Gonna bring you some roses, gonna tear off the vines
Gonna talk to the wind that blows through the trees
Kiss you like always from down on my knees
Gonna ask you some questions, get no replies
Wipe all the tears, falling down from my eyes
‘Cause the one that I wanted, I never could know
I think I was misled because I was still in my literal stage of lyric comprehension. I probably should have remembered that roses grow in bushes, not on vines, and thus the second line is about clearing a tombstone. The first of many heartbreaks comes with “Gonna ask you some questions and get no replies”.
Gonna park in the street, gonna open the gate
Walk to the spot where you always wait
I’ll be shaking my head like I usually do
‘Cause the name and the dates tell me nothing about you
Here we see why he keeps coming back: He has the facts of his mother’s life but not the truth of it. She died when he was very young, before he could know her as a person at all. One imagines he’s had family stories (although most likely people have been circumspect even in those), but he has nothing to connect them to. He’s looking for meaning, for a connection that was broken far too soon, and this patch of ground is the only place he has to look for it.
But I’ll sit in the shadows and let you explain
All of the sadness and all of the pain
Did it all seem so hopeless you just had to let go?
This is odd at first. How can he wait for her to explain? She’s dead. But that’s the point: He’s spent his whole life waiting for understanding that simply isn’t going to come. There’s also the first hint of something even darker here. I have no knowledge of the circumstance under which Marc Cohn’s mother died but this line makes me think it might have been suicide. If not that, then the end of a long drawn-out illness. People who die suddenly, unexpectedly, usually wouldn’t be described as having “let go”.
Yeah I’m coming to see you but I really can’t stay
There’s just a few things I needed to say
Like why were you hiding so much of yourself?
Why were you living for somebody else?
The lyric site I consulted has this as “but I really can’t wait”, but that’s pretty clearly wrong. First, why would he be eager to visit? The rest of the song sounds resigned and reluctant. Second, of course, is the deeper meaning. His life, unlike hers, moves on. He can visit her in the past but he can’t linger there.
It might be putting too much import on a word choice probably motivated by rhyme scheme, but I think it’s significant that he doesn’t ask the questions; he says them. He isn’t really expecting to understand. He’s just expressing bemusement and confusion. He might not even believe there is an answer.
Well I know that I’ve always been looking for you
But lately it’s not such a hard thing to do
‘Cause it seems like inside every woman I know
There’s a girl of mysterious sorrow
A bit of self-analysis for Cohn, here. He knows that his mother’s death has cast a shadow over everything he’s done, even when he wasn’t conscious of it. Her death informs his life, all the choices and desires and hopes and fears. He’s been searching his whole life for the connection he can never make. And then he’s explicit: He’s been looking for his mother in all the women he’s known. He senses there’s something universal to her story, to her plight (which is one reason why I believe it might have been a suicide). The “mysterious sorrow” is that unbridgeable ineffable something that he can’t quite puzzle out but which he sees reflected around him.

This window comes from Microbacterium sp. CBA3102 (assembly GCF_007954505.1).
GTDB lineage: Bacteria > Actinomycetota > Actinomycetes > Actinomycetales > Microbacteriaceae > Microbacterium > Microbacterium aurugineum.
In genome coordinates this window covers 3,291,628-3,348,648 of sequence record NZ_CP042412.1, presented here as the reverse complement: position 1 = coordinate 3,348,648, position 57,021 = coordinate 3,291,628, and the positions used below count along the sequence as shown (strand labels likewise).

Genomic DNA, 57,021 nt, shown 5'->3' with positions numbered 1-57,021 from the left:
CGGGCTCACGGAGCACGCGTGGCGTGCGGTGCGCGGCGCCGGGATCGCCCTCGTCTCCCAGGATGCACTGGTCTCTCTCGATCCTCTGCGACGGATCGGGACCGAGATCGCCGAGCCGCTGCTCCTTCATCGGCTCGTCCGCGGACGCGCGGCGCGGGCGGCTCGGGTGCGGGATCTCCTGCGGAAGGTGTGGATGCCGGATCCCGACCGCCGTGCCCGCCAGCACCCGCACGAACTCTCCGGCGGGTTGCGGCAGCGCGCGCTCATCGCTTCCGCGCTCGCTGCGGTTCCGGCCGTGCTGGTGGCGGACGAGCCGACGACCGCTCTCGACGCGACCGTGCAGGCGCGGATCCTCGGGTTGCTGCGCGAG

This song speaks to me on two levels. First, I recently lost my mother in a car accident. Although I haven’t visited a grave yet, and though I had the joy of knowing her throughout my life, I can’t hear Cohn’s plaintive loss without feeling an echo resonate in that empty place that has erupted in my heart. There’s something primal about losing one’s mother, something universal and personal all at once.
Second, I did lose a parent to suicide, though it was my father and not my mother. I was closer in age to when Cohn lost his mother, too, right on the edge of teendom and looking for answers and guidance as I grew into a man. It took me four years to even begin asking the questions, much less finding the answers, and like Cohn, I really can only say them, not genuinely ask them. There is the same unbridgeable gap between what I feel and whatever my father felt. Part of me worries I will never understand. Part of me is terrified that someday I will.
More on my father and I when this compilation hits “Rest for the Weary”.
Update (2013 Feb 4): Noah Smith has an awesome response to the attack on Prof. Krugman, too.
This seems to me to be a basic divide between liberals and conservatives (or, at least, the conservatives who dominate the right at the moment). Liberals see the world as data-rich, model-complex, and infinitely varied. Conservatives want the world to be simple, precept-driven, and authority-based. They want bumper-sticker policies.
Each side accuses the other, with some justice, of hubris. Conservatives say that liberals are so arrogant that they think they can change human nature and upturn thousands of years of received wisdom. But conservatives suffer from their own arrogance: The delusion that the world is static and simple; that human nature can be comprehended in a not only finite but small set of precepts; that you can reason from rules-of-thumb that work on small scales to vast interlocking systems; that what is true is always obvious — the delusion that no one, in fact, is smarter than a fifth grader.